Many believe this would be a major blow to nature conservation in Australia and would send a terrible signal to the rest of the world. 

If a relatively wealthy nation like Australia--and one that will soon host the World Parks Congress--won't protect its most important natural environments, how can we possibly expect much commitment to nature conservation from poorer nations? 

The World Heritage forests of Tasmania are truly amazing, but there's even more at stake here.

The Tasmanian travesty

For only the second time ever, a nation is attempting to de-list a natural World Heritage site. 

Imperiled forests in Tasmania (photo by Bill Hatcher)

Imperiled forests in Tasmania (photo by Bill Hatcher)

The first time there was a good excuse: the tiny nation of Oman de-listed a World Heritage site designed to protect the endangered Arabian Oryx, after it became locally extinct.

Now, under the conservative Tony Abbott government, Australia is about to join the exceedingly short list of World Heritage failures, in order to open up rare forests in Tasmania for industrial logging.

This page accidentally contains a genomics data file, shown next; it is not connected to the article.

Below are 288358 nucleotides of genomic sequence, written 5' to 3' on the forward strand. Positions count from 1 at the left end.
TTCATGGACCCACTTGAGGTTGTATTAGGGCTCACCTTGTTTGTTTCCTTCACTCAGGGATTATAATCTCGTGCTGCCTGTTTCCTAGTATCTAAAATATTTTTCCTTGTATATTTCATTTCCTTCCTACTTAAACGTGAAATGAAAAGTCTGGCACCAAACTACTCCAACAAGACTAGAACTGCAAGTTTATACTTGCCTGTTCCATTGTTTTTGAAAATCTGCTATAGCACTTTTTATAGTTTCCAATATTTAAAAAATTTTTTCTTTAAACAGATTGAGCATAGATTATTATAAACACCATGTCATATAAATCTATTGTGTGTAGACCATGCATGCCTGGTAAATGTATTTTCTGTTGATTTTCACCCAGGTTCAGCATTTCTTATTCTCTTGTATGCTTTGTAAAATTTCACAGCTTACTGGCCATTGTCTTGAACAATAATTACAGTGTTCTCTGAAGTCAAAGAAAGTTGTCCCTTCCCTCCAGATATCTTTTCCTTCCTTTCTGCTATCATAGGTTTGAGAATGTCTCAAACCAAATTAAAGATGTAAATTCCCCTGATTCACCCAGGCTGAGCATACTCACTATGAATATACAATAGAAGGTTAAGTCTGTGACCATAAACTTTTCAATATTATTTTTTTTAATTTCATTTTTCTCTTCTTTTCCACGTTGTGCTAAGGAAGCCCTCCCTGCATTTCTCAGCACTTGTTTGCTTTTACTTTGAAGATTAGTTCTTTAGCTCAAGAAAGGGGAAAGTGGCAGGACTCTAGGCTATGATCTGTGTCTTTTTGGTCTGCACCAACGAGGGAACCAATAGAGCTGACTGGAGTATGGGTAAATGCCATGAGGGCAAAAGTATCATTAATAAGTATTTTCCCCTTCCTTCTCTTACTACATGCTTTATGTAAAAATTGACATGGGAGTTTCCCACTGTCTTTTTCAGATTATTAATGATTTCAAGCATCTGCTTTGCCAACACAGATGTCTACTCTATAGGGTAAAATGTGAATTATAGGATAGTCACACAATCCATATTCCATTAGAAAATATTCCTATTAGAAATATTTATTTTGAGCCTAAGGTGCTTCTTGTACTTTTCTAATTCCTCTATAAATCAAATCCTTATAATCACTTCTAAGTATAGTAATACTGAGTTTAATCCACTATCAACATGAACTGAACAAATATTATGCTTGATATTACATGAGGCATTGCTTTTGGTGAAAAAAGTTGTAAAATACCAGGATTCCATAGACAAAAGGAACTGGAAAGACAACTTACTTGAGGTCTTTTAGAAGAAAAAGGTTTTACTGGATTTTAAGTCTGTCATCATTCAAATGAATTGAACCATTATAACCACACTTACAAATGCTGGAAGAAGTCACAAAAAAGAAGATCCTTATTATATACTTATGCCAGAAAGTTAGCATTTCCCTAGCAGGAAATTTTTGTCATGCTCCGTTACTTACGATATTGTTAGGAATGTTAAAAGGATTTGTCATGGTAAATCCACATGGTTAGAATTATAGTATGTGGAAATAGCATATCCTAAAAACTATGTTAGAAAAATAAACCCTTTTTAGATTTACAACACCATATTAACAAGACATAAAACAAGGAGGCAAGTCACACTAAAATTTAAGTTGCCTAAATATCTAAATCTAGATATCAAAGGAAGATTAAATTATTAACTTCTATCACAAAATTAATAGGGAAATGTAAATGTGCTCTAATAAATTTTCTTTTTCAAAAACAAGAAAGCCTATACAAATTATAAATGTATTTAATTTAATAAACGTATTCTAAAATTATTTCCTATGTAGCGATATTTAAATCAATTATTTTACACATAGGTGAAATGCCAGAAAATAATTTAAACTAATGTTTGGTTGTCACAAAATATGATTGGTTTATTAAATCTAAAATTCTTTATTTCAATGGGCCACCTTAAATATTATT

And this time, there is no good excuse--only a remarkable disregard for environmental concerns by the Abbott government, as documented here, here, and here

Peter Hitchcock, a leading environmental consultant and former director of the Wet Tropics Management Authority in Australia, weighs in on the fiasco, based on his testimony to the Australian Senate:   

The Australian Government is seeking approval of UNESCO’s World Heritage Committee to DELIST part of the magnificent Tasmanian Wilderness World Heritage Area, for the purpose of commercial logging.

Targeted are 74,000 hectares of globally outstanding tall eucalypt forests (often called tall eucalypt rainforests) and other habitats along the eastern margin of the World Heritage Area.

Tall eucalypt forests form only a narrow band along the eastern margin of the World Heritage Area, and in its present form that band provides ecological connectivity for habitats spanning around 180 kilometers.  The proposed delisting will destroy that connectivity and remove some of the grandest stands of tall eucalypt forests on the planet.